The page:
The VTGOP’s latest news release again refers to “a report by highly respected national magazine The Economist which ranked Vermont among 5 states receiving a grade of ‘F’ for their small business friendliness.”

Okay, where do we begin.

It’s not a “report,” it was a survey. An unscientific survey in which thousands of questionnaires were sent to business owners nationwide.

It wasn’t by “The Economist,” it was by Thumbtack.com.

The Economist isn’t a “national magazine.” It’s a global one, and its headquarters are in Great Britain.

And, once again, Vermont did not receive a grade — at all — in this year’s survey. The “F” came out of the 2012 survey. Thumbtack didn’t receive enough responses from Vermont businesspeople to include the state in this year’s grades.

This is like a game of telephone with only one player — who, even so, manages to thoroughly garble the message as it passes from mouth to ear and on to brain. Ironically, the VTGOP’s news release includes this line:

The first step in solving a problem is recognizing and accurately defining the problem itself.

Uh-huh. And by “accurately defining the problem,” the GOP apparently means “relying on two-year-old figures from an unscientific survey.” Not to mention “exaggerating the issue with overheated rhetoric.”

This whole schemozzle shows how desperate the Republicans are for messaging material, that they have to keep on hammering over and over again on a discredited talking point. It’s embarrassing.

The news release goes on to depict Vermont’s economy as in “crisis,” which it clearly is not. We have our troubles, but crisis? No — “crisis” is what George W. Bush left us with. And President Obama and Governor Shumlin have been trying to dig out from under the Bush rubble ever since.

The Republicans also assert that “Vermont Democrats denied there were any problems with Vermont’s… economy,” which is also patently untrue. I don’t think there’s a Democrat in the state who would argue that we don’t have our share of problems and issues, and the Shumlin Administration has been trying — in its own way, whether you agree with it or not — to make things better. When you consider how awful things were in 2008-09, plus the severe blow of Tropical Storm Irene in the summer of 2011, things in Vermont have gotten a whole lot better.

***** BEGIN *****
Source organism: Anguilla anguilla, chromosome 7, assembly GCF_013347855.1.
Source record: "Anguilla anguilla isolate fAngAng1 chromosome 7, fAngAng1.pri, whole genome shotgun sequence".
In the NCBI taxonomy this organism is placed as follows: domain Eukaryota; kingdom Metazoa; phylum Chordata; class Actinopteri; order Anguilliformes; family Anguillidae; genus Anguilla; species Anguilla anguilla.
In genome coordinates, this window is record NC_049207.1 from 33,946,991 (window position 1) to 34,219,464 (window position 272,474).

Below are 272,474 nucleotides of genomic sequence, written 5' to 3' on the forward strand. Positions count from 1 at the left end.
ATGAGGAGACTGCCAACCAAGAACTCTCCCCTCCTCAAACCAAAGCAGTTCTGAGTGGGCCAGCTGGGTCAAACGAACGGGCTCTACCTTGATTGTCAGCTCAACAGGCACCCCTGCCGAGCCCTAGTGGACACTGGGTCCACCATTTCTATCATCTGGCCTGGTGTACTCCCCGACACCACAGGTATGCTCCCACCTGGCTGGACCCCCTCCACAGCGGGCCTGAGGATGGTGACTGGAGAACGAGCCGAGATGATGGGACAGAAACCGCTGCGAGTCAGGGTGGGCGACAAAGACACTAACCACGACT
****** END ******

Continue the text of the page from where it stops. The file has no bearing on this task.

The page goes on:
Republicans are already in danger of losing touch with reality, and losing credibility with undecided and centrist voters. Hysterical, over-the-top rhetoric won’t convince anyone that we’re on the cusp of apocalypse.

Speaking of doubling down, the news release concludes with a challenge for a debate on the economy between party chairs “Super Dave” Sunderland and Dottie Deans “in a neutral forum.” This bit of red-flag theatricality is completely meaningless. The Republicans hope that Deans ignores the challenge, so they can accuse her of ducking the issues.

In fact, the job of the party chair isn’t to take part in debates; that’s what candidates do. Party chairs are supposed to spend their time managing and organizing their parties. And that, in itself, is at least a job and a half.

At least it is for Deans, who leads an active, vibrant organization. Super Dave, on the other hand, has a paid staff of ONE to oversee, a sickly grassroots network, and a meager budget. Maybe he has time for pointless media events, but Deans has work to do.